Ever wondered what to do with the Action Timer catalog object? The Action Timer gives you a way of making things happen (hiding or showing an object for example) under very precise timing control.
For example, let's say that you wanted to implement a timer for the following scenario:
In order to coordinate these specific tasks, an Action Timer can be used.
The following information will show how to configure this example above.
For this example we will be using a Countdown type of timer. Think of this like a timer which you might find on your oven. You set the timer for 30 minutes and it will slowly count down and "ding" when it gets to 0.
We will be doing essentially the same thing, though admittedly our situation is a bit more complex since we need to know when each time interval has completed.
If we look at the scenario above, there is a total of 18 seconds to account for (5 + 3 + 10), so our countdown duration should be set to a total of 18000 milliseconds [1 second = 1000 milliseconds].
Looking at the extended properties of the Action Timer you'll want to configure the General tab as follows:
Also, for our purposes the FIRE EVENTS must be checked and the Auto Start unchecked.
There is also a Time of Day type of timer but the use of that is outside of the scope of this article and will not be discussed here.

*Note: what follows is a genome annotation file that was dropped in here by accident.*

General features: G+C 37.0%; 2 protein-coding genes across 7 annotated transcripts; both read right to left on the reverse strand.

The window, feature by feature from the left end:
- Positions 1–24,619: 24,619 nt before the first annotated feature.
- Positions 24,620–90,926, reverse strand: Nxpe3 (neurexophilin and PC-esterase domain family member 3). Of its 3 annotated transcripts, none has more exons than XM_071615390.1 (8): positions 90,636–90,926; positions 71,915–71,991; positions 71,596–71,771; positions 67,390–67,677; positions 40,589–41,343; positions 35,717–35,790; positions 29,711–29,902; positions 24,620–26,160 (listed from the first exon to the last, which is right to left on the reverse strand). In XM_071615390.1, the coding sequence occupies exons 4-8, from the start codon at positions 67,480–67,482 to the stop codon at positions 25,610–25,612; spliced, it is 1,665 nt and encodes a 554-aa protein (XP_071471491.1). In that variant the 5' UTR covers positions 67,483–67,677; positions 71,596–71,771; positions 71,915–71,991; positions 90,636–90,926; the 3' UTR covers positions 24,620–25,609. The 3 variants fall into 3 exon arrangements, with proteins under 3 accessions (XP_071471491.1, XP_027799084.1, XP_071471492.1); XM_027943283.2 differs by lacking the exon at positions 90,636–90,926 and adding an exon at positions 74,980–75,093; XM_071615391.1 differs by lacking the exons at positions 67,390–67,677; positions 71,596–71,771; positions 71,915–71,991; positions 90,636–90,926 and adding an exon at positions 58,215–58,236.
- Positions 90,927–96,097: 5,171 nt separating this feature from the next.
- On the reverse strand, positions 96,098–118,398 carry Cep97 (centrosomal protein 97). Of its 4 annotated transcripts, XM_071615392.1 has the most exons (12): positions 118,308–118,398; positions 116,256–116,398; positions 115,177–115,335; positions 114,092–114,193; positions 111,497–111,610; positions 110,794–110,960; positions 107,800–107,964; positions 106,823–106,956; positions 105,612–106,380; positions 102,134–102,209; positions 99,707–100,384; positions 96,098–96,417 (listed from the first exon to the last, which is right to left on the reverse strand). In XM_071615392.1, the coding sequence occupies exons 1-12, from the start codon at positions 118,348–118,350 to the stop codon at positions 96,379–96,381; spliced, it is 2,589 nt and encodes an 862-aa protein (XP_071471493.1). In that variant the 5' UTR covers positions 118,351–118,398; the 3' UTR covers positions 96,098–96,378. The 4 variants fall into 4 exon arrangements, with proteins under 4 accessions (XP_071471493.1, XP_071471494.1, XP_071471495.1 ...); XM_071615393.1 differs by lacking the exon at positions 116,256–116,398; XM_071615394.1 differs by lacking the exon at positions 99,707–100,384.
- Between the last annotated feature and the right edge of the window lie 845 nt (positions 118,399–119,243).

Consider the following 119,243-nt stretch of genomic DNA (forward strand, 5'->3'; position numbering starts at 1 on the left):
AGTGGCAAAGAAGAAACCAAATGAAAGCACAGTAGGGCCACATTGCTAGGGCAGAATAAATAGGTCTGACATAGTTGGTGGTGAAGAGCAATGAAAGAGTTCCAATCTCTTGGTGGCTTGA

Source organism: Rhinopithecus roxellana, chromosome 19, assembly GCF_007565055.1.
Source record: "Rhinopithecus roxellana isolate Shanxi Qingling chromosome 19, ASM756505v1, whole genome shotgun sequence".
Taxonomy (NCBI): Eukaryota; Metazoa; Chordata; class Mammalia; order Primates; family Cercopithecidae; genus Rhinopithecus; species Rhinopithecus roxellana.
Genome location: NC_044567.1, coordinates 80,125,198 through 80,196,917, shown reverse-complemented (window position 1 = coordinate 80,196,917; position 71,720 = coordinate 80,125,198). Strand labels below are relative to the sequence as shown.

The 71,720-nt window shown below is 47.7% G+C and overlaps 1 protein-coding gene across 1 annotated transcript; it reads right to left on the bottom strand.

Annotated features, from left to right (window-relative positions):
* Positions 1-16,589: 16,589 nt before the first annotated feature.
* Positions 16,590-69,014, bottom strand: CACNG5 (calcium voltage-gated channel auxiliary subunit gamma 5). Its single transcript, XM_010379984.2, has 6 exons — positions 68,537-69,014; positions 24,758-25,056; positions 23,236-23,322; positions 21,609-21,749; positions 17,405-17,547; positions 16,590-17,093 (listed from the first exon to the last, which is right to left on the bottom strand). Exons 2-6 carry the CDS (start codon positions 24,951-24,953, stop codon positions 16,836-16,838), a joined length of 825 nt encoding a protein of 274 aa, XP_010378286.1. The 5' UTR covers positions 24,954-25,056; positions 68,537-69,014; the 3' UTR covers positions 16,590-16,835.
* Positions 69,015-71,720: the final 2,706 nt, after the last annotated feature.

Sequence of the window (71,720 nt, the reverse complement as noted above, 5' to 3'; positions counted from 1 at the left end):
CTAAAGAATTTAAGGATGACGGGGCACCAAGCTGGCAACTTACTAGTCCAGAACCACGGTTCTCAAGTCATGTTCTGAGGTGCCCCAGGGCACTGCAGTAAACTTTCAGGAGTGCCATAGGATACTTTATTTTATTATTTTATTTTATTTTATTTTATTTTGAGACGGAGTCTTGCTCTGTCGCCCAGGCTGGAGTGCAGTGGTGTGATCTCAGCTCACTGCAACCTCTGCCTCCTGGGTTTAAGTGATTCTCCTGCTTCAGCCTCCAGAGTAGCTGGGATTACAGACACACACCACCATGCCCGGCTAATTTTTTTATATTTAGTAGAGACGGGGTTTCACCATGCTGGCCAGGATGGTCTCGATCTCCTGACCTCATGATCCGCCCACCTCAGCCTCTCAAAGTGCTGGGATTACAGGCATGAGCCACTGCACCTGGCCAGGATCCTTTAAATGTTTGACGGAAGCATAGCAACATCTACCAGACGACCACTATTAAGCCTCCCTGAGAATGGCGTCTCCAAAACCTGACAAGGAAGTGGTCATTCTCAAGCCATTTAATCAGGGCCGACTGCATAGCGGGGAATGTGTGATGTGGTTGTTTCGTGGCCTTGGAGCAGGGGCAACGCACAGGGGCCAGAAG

In order to be notified by ToolBook that 5 seconds (out of the 18 total) have elapsed, and then that 3 more seconds have elapsed, and then that the final 10 seconds have elapsed, we will utilize the Time Marker tab of the Action Timer's extended property editor.
The tricky part about configuring this is thinking about this from a countdown perspective.
In other words, from a countdown perspective, what we really need to know is what exact time will the counter be at for each step of our process.
Using the Time Markers tab we need to enter the 4 times in the Specific Times grid as shown below.
When each of these specific Time Marker times are reached as the timer counts down, ToolBook will send a message to that Action Timer object and that message essentially says:
A Media Timing Event just occurred for the Time Marker Position of 10000 ms
In order to respond to this message, so that you can add your Hide/Show logic, you need to use the Actions Editor to handle the Media Timing Event message.
The last thing to do is to START the timer. The Action Timer does have an Auto Start feature but we don't want to use it in this particular scenario. If you were to enable the Auto Start feature, the timer would start immediately when the page loaded.
For those wondering, yes, this catalog object is very similar (fundamentally) to the Media Timing Events feature of the Universal Media Player. They are very much the same because essentially they count time.
For our needs, since we want to start the timer upon a button click, I've configured my button with the following logic:
This Play command not only can play a Media Player (such as the Universal Media Player) it can play an Action Timer too.
Equally, the Pause and Stop commands can also be used to control an Action Timer if needed.
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